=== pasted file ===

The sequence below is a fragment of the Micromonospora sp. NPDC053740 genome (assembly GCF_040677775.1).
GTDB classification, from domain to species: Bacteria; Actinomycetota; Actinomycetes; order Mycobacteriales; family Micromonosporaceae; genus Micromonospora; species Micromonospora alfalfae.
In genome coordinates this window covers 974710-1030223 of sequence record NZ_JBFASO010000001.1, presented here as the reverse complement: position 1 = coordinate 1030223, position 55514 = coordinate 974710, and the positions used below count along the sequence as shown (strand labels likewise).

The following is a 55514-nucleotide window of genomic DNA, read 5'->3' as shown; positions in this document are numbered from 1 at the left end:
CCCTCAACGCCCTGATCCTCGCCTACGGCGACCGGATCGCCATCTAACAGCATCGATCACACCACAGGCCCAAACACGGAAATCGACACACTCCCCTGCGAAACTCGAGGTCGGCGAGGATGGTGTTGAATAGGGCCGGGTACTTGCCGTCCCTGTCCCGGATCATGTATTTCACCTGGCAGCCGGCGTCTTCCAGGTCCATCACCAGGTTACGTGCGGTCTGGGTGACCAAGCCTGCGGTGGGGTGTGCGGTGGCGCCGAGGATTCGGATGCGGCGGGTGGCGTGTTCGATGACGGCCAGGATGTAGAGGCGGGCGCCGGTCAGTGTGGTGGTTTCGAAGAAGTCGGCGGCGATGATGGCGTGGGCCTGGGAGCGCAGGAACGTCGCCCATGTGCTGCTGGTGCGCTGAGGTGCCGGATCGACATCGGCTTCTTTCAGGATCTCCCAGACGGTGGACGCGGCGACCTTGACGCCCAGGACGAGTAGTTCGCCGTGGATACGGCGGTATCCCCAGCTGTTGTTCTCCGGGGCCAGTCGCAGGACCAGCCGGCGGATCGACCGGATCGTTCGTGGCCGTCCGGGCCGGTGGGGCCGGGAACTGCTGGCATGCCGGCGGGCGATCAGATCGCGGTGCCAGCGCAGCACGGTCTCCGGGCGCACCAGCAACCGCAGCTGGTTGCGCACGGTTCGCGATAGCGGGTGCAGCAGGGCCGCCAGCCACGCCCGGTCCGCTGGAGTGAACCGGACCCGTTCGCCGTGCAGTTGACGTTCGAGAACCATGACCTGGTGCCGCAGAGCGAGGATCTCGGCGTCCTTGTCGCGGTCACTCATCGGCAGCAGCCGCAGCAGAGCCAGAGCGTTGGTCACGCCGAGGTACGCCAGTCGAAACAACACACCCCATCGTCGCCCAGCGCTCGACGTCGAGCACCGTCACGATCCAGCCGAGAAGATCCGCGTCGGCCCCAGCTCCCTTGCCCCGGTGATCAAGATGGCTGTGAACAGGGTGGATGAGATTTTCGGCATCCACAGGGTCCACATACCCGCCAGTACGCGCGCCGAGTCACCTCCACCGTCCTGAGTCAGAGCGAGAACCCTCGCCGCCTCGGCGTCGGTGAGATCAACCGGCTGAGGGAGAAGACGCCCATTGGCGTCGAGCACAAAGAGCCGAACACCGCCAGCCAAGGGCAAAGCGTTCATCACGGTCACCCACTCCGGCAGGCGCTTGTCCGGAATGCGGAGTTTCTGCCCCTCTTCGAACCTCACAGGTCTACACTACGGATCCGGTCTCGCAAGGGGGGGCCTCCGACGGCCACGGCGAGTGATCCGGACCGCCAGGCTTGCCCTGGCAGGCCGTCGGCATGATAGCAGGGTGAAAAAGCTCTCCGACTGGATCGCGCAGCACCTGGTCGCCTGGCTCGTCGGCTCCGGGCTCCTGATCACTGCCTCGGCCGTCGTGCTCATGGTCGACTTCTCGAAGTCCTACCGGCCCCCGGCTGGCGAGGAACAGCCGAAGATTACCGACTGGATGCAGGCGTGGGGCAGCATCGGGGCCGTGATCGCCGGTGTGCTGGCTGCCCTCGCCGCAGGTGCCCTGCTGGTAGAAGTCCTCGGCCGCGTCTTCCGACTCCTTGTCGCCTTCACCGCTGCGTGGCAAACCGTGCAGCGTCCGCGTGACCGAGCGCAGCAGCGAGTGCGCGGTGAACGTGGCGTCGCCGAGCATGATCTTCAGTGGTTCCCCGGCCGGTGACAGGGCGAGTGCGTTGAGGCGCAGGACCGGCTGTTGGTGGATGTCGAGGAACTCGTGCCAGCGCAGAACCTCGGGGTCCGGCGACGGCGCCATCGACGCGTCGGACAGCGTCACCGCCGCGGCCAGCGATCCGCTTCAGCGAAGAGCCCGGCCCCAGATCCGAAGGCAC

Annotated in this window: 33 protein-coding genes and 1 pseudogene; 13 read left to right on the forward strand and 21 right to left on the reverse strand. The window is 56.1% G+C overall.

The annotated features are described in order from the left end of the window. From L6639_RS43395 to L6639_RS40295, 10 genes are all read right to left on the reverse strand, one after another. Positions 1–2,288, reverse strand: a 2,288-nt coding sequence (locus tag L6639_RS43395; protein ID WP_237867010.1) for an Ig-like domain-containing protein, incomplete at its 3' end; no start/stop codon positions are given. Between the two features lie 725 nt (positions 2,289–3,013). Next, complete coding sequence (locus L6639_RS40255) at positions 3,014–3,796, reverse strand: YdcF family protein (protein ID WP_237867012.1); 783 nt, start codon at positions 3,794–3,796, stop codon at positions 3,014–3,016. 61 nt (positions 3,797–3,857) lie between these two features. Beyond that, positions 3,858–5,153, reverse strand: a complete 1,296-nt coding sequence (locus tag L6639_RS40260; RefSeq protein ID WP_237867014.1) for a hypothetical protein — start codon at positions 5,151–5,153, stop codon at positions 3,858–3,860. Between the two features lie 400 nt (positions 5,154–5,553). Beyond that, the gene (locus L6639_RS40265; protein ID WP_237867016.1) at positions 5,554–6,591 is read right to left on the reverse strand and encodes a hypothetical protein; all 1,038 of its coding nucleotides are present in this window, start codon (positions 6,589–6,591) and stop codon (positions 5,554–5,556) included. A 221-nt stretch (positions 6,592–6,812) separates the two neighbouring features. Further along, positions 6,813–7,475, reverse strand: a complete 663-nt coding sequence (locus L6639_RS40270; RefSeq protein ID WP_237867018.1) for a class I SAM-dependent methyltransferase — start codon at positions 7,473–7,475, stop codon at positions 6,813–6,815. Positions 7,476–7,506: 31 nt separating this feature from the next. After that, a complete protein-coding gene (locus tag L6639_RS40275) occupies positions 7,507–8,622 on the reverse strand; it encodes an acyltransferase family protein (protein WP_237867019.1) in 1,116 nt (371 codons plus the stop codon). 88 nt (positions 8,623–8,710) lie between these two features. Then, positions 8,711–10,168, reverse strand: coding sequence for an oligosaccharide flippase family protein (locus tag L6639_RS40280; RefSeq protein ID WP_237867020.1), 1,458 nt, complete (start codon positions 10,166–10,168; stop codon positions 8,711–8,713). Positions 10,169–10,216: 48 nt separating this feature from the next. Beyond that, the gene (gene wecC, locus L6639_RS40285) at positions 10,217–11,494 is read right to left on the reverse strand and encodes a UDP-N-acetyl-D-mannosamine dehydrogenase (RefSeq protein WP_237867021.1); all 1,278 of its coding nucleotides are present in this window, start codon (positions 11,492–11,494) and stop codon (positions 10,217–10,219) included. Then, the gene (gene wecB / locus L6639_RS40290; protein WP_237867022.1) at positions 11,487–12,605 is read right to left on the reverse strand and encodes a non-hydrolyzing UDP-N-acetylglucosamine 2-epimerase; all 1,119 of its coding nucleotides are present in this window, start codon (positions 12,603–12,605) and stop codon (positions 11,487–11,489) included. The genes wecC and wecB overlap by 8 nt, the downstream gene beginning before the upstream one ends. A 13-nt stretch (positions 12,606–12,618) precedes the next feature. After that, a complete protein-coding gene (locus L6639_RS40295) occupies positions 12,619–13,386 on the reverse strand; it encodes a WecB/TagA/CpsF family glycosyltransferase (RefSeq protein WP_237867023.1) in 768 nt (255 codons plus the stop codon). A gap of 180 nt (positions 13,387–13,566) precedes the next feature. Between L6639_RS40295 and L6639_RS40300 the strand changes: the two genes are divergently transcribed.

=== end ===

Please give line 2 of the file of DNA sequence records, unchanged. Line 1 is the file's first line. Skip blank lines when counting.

GTDB classification, from domain to species: Bacteria; Actinomycetota; Actinomycetes; order Mycobacteriales; family Micromonosporaceae; genus Micromonospora; species Micromonospora alfalfae.